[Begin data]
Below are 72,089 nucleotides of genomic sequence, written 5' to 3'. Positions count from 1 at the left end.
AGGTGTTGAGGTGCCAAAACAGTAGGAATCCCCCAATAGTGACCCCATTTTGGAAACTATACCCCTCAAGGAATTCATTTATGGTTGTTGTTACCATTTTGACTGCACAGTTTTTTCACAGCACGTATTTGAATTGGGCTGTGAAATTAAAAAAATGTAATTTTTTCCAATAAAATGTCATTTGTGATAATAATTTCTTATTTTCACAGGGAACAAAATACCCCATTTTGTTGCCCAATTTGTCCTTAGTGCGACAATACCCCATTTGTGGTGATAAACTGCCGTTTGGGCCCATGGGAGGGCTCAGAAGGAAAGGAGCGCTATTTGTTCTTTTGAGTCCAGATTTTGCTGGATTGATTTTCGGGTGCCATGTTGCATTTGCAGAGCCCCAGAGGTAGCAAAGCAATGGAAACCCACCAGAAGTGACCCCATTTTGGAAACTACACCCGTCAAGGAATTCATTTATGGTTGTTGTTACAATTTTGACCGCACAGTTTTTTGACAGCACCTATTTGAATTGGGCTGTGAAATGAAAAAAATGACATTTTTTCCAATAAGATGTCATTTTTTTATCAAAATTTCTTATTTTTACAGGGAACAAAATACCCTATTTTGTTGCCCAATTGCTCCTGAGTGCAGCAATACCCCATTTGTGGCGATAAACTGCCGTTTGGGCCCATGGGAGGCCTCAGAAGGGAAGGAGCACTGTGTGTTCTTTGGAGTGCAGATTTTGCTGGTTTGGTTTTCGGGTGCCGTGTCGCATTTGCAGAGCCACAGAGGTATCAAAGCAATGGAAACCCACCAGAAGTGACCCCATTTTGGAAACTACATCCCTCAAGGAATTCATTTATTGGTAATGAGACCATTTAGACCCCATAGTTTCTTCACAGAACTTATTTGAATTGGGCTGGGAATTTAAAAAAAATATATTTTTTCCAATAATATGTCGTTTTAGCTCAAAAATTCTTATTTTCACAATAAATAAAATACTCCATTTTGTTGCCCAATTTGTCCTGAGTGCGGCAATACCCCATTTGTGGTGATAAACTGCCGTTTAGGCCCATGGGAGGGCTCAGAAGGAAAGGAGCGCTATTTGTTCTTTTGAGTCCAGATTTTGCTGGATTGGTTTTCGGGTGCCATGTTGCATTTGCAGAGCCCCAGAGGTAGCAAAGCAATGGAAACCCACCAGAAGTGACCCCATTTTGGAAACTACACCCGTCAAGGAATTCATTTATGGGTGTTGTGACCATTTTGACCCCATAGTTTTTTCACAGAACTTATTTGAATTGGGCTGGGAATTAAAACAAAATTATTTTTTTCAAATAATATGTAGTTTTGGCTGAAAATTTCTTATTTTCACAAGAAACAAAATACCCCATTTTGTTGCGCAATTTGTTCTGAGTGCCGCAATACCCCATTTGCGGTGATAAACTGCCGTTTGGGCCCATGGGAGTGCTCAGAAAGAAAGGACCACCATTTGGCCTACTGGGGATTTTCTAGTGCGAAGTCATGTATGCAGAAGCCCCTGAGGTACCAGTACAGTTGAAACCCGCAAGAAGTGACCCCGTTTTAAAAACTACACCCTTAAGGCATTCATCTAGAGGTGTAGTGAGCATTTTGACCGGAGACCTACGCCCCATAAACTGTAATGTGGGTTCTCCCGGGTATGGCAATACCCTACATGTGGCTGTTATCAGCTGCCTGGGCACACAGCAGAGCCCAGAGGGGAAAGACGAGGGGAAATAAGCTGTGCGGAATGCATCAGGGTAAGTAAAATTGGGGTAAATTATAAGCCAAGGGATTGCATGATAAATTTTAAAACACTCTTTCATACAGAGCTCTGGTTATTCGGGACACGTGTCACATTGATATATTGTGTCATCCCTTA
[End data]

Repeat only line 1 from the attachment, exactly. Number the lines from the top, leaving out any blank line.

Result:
Below are 72,089 nucleotides of genomic sequence, written 5' to 3'. Positions count from 1 at the left end.